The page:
Imaging May Identify Treatment Targets in Early, Pre-Symptomatic, Stage of Huntington’s Disease
Development of MRI Markers for Premanifest Huntington’s Disease
Jun Hua, Ph.D.
Kennedy Krieger Institute
David Mahoney Neuroimaging Program
September 2015, for 3 years
Imaging may identify treatment targets in early, pre-symptomatic, stage of Huntington’s disease
MRI imaging may be able to pick up early functional, vascular and metabolic brain changes in people with the Huntington’s disease gene, potentially providing targets for treating this devastating disease in its earliest stage.
Finding the Huntington’s disease (HD) gene 22 years ago was one of the most heralded discoveries in medicine. It held the potential that through prevention or early treatment, anyone who inherited this neurodegenerative disease gene mutation at birth would no longer be destined to catastrophic mental and physical decline in mid-life. One of the major hurdles stymieing this goal is the lack of “biomarkers” that are identifiable at the earliest stages of the disease. Such biomarkers might represent therapeutic targets of the earliest stages, when treatment might be effective. For, once structural changes are evident in the brain’s cerebral cortex and striatum (involved in reward and motivation), the disease process has proven—at least so far—to be irreversible.
Based on preliminary evidence, the Kennedy Krieger investigators hypothesize that specific cellular, metabolic, and vascular changes in the pathway connecting the brain’s cerebral cortex and striatum precede anatomical and symptom onset; that these changes are early biomarkers of HD; and, that these biomarkers can be detected using MRI imaging.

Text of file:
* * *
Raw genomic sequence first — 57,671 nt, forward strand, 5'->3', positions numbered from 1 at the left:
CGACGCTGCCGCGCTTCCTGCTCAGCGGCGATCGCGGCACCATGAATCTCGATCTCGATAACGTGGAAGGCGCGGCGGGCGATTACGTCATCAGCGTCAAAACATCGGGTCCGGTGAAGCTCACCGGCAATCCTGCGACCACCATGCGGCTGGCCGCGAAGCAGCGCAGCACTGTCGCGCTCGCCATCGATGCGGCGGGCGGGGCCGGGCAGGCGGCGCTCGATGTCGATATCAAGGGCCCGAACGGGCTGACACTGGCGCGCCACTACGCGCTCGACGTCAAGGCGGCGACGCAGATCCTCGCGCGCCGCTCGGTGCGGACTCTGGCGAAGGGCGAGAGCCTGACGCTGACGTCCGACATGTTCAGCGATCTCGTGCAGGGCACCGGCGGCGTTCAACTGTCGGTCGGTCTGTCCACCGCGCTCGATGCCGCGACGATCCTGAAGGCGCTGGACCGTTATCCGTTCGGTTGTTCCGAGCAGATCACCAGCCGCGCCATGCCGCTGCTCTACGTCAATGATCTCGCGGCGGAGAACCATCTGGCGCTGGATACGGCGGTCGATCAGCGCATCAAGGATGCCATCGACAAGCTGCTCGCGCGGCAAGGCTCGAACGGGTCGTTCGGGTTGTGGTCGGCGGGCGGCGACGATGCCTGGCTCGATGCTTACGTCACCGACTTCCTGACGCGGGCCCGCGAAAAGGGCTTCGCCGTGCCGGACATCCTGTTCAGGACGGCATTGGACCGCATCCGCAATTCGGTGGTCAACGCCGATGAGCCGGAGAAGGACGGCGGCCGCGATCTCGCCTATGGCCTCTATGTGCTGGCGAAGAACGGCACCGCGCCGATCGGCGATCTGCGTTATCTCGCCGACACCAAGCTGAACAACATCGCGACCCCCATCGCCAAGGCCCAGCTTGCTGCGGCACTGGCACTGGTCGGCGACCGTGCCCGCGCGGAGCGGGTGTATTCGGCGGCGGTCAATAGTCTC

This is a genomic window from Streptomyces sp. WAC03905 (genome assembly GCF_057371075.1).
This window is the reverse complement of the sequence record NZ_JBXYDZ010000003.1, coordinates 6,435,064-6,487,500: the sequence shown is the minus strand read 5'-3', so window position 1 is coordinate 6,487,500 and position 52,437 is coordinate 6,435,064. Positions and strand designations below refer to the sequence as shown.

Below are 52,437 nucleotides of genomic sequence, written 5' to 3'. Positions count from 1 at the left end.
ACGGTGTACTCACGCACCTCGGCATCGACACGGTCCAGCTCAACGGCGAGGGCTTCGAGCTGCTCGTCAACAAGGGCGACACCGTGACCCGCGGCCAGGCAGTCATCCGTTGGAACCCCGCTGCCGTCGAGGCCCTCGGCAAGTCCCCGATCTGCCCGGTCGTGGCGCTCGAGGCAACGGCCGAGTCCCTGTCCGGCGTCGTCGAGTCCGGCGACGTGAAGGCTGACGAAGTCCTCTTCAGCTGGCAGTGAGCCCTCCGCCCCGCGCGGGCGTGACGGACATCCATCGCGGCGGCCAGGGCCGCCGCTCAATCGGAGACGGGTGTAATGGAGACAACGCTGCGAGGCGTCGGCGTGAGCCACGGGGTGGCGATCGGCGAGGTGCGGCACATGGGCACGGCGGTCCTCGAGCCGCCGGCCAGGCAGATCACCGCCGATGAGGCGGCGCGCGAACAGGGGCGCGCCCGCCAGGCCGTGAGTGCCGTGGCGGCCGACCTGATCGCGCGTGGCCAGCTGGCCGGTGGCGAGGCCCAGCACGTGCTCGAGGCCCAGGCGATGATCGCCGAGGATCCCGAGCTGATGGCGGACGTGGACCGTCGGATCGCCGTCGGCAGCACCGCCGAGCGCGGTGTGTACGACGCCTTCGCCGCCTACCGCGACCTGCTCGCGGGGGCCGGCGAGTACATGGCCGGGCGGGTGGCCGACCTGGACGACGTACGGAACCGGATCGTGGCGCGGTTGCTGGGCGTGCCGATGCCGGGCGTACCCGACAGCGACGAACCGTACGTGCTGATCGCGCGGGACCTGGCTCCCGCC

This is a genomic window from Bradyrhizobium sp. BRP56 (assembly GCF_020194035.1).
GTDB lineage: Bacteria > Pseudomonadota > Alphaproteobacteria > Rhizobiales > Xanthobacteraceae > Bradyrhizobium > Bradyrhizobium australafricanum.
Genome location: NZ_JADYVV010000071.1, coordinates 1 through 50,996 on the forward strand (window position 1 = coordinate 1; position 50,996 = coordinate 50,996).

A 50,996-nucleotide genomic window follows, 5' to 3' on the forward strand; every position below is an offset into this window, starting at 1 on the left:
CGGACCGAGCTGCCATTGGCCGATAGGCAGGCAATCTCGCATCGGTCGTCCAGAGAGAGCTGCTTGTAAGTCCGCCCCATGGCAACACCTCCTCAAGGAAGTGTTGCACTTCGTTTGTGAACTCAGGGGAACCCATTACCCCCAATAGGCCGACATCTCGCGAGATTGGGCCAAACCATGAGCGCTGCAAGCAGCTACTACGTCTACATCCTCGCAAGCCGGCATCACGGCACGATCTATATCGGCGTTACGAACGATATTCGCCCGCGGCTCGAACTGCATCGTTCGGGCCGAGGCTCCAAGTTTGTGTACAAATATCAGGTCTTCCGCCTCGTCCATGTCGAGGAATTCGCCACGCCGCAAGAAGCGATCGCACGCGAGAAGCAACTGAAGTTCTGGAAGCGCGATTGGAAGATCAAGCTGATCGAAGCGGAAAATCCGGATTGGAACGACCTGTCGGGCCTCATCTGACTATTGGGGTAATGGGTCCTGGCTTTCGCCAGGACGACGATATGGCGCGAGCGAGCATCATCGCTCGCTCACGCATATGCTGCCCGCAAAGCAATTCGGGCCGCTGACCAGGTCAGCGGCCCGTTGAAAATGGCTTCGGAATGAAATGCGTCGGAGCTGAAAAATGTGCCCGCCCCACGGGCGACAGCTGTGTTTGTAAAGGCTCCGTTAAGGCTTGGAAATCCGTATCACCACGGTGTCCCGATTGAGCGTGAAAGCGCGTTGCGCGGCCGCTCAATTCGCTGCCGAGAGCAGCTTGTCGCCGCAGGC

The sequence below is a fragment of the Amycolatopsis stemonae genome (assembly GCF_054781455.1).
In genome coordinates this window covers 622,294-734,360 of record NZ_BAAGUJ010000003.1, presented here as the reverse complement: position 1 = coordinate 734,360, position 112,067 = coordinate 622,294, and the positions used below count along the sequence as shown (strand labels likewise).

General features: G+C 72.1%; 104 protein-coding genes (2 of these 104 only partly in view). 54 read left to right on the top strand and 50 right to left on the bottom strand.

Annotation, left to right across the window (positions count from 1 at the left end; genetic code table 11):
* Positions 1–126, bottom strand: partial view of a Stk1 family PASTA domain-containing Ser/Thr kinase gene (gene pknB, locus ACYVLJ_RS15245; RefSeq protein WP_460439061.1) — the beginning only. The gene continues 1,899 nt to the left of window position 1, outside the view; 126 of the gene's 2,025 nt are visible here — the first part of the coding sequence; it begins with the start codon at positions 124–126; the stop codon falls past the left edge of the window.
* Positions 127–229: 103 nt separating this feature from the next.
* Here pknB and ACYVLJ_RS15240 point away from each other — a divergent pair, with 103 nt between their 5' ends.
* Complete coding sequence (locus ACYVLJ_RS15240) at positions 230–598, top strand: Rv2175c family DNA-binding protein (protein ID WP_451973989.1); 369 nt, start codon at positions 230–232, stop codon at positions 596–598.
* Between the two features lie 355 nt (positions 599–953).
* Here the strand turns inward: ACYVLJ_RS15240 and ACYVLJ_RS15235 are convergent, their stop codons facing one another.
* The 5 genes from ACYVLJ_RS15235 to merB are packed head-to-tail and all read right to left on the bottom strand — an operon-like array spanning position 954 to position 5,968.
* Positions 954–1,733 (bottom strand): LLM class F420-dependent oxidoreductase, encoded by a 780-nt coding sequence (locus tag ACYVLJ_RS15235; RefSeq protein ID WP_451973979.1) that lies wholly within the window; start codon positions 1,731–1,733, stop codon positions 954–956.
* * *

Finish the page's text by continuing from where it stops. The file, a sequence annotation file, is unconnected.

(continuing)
To see if their hypothesis is correct, they will perform MRI imaging in 30 people with the HD gene who do not yet have symptoms, 15 patients in the early stages of symptomatic HD, and 15 healthy volunteers. The investigators first will use an imaging technique called BOLD-fMRI to see whether sub-regions of the pathways that link the brain’s cortex and striatum have altered connections; if so, these alterations might eventually lead to motor symptoms.
Second, they will see with fMRI whether blood volume, blood flow, and oxygen metabolism in the brain are altered. Third, they will determine whether there is an overload of iron in the brain; this might be associated with early changes in energy metabolism. The changes may be subtle, but even so they would pave the way for larger-scale efforts to determine if indeed they are early HD biomarkers.
Significance: Early biomarkers would provide scientists with targets that experimental new therapies might be designed to act upon to prevent HD degeneration or slow its progression.
Jun Hua, Ph.D.
Dr. Hua is an Assistant Professor in the F.M. Kirby Research Center for Functional Brain Imaging at Kennedy Krieger Institute and Department of Radiology at Johns Hopkins University School of Medicine. He received his master’s and doctoral degrees in biomedical engineering and electrical engineering at the Johns Hopkins University. Dr. Hua’s research focuses on the development of novel MRI technologies for in vivo functional and physiological imaging in the brain. He has been primarily working on high magnetic field (7 Tesla) human MRI methods for functional MRI and cerebral perfusion and oxygen metabolism measurements. Dr. Hua is also interested in novel MRI contrasts, such as chemical exchange saturation transfer (CEST). His team has been working to apply these techniques to detect functional, vascular and metabolic abnormalities in the brain in neurodegenerative diseases such as Huntington’s disease and in mental disorders such as schizophrenia.